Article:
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Quick Tip: Never Sew Over Pins, Try This Instead

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Click to Read MoreSewing over pins is faster than removing them, but it’s a gamble. Often, the machine needle misses the pin, but when it doesn’t it can break your needle, thread and worst of all, seriously damage your machine. It’s not unheard of for a piece of the broken pin or needle to end up embedded in your eye. So, NO, don’t sew over pins.

Click to EnlargeHere’s a tip that’s nearly as fast, and a whole lot safer:

  • Insert pins horizontally to hold the seam together. The pin head faces to the outside edge of the fabric (the right).
  • Keep your pin cushion or magnetic pin holder to the right of your machine.
  • Put a small, flat open box (an old lid also works great) on the bed of your sewing machine just behind and to the right of your needle.
  • Begin sewing your seam and when you get to about an inch or so from the pin, take out the pin and toss it into the open box. No time wasted turning to look over at your pin cushion in order to reinsert the pin. Your eye stays on the seam.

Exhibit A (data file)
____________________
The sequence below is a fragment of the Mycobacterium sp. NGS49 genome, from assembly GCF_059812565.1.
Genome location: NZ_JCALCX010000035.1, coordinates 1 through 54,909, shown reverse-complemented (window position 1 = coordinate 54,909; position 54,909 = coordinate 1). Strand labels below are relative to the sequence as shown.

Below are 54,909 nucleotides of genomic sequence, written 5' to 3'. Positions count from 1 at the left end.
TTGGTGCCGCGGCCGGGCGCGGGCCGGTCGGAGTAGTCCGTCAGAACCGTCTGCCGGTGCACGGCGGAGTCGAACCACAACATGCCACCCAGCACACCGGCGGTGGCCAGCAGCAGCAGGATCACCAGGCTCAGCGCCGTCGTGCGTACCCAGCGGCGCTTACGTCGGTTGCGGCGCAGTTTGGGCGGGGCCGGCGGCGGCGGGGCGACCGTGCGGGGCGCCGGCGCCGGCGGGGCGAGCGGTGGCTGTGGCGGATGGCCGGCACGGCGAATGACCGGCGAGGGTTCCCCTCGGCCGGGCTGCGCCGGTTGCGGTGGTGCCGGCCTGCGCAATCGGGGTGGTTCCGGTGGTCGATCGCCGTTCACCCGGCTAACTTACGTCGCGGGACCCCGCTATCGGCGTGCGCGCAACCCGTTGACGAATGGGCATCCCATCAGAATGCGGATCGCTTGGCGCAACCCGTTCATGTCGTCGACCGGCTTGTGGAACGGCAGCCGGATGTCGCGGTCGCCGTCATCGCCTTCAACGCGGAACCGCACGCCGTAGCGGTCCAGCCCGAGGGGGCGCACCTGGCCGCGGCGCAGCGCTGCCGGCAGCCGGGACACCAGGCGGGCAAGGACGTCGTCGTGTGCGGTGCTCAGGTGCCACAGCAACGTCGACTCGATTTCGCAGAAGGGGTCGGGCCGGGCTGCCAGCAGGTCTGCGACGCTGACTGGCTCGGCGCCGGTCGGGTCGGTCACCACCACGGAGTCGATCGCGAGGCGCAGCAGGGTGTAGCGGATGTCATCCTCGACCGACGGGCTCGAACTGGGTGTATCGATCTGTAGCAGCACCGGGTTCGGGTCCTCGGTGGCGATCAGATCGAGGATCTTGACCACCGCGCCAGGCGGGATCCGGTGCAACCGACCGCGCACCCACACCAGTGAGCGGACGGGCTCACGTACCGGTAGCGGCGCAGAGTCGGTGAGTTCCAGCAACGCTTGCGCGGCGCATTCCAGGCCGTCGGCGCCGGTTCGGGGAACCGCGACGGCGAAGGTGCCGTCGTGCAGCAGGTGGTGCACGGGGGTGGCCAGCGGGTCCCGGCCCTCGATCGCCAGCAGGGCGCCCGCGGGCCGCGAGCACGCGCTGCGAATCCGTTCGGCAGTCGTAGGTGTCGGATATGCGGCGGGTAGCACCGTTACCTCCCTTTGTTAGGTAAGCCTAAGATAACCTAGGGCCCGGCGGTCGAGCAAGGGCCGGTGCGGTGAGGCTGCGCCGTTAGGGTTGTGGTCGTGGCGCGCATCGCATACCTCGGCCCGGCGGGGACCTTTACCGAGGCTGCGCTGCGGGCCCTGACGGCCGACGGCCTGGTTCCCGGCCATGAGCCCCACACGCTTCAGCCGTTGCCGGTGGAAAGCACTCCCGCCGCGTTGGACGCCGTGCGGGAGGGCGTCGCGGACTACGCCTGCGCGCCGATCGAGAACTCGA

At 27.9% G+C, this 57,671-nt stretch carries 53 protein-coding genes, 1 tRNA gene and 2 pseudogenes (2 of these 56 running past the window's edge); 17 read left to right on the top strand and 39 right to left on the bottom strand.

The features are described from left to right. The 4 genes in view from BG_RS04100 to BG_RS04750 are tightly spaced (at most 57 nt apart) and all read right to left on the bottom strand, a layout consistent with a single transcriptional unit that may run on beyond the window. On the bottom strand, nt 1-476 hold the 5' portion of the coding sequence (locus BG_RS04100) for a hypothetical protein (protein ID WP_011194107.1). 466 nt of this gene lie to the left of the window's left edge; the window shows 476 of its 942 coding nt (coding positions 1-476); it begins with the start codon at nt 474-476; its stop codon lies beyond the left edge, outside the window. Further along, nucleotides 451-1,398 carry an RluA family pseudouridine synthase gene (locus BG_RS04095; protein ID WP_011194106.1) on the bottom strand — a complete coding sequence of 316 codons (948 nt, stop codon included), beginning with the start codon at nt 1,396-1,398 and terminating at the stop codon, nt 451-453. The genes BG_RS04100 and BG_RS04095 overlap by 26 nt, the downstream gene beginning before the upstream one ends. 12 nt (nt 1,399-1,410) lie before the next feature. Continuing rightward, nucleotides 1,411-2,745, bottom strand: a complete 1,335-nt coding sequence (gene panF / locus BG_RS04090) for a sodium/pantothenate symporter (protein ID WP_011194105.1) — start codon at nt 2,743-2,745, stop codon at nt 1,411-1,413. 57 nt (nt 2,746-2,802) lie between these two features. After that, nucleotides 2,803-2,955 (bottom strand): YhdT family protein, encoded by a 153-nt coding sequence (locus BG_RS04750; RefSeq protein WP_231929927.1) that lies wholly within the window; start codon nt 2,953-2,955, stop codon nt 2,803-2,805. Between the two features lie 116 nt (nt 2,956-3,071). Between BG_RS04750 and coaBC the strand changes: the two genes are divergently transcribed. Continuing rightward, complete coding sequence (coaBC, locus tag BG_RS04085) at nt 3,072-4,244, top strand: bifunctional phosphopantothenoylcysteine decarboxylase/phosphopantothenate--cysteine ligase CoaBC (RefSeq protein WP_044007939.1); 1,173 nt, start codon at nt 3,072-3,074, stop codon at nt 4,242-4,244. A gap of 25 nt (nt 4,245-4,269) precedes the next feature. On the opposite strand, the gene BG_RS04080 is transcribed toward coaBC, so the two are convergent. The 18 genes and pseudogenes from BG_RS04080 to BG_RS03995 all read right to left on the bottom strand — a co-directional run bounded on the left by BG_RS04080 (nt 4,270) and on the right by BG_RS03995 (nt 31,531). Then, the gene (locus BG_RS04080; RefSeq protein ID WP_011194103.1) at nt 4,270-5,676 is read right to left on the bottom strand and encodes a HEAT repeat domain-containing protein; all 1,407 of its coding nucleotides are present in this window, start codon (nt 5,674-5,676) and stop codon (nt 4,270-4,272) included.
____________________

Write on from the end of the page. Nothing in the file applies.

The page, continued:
• When you’re done sewing. Put all the pins you dropped into the box back into the pin cushion.



Comments (6)

Cheryl said:
Cheryl 's picture

In over 50+ years of sewing professionally (costume/seamstress) and for my family.  I've never pulled pins. I have had different types of machines... It takes too much time to stop and pull pins....  I sew right over them with no problems.. and very few broken needles because of that , and never had one to clog up my machine.. or fly out into the room...
I think you have to do what you normally do... for me.. I run over the pins.

Anonymous said:
Anonymous's picture

For long straight sections where you can sew fast run your pins parallel to the edge of the fabric about an inch from the edge and you won't run over them or need to remove them while you're sewing.

Also, I prefer to pin from the other direction on fussier sewing, so that I can hold/guide fabric with my right hand and pull pins with my left without stopping to pull the pin then grab hold of my fabric again.

Seleph said:
Seleph's picture
The electronic sewing machines made more recently are much better shielded. Magnets are still a "use at your own risk" idea, but the post-1990's machines are much less likely to have any problems with them. It didn't take much to interfere with the first generation of the electronic machines.
Jeannie P. said:
Jeannie P.'s picture
IF your machine is an older metal machine (not electronic), use a black flat sheet magnet to hold the pins you pull out. just get them near and they will stick.IT is even faster!
D. L. Lima said:
D. L. Lima's picture
Magnetic pin holders should not be used near an automatic computerized machine.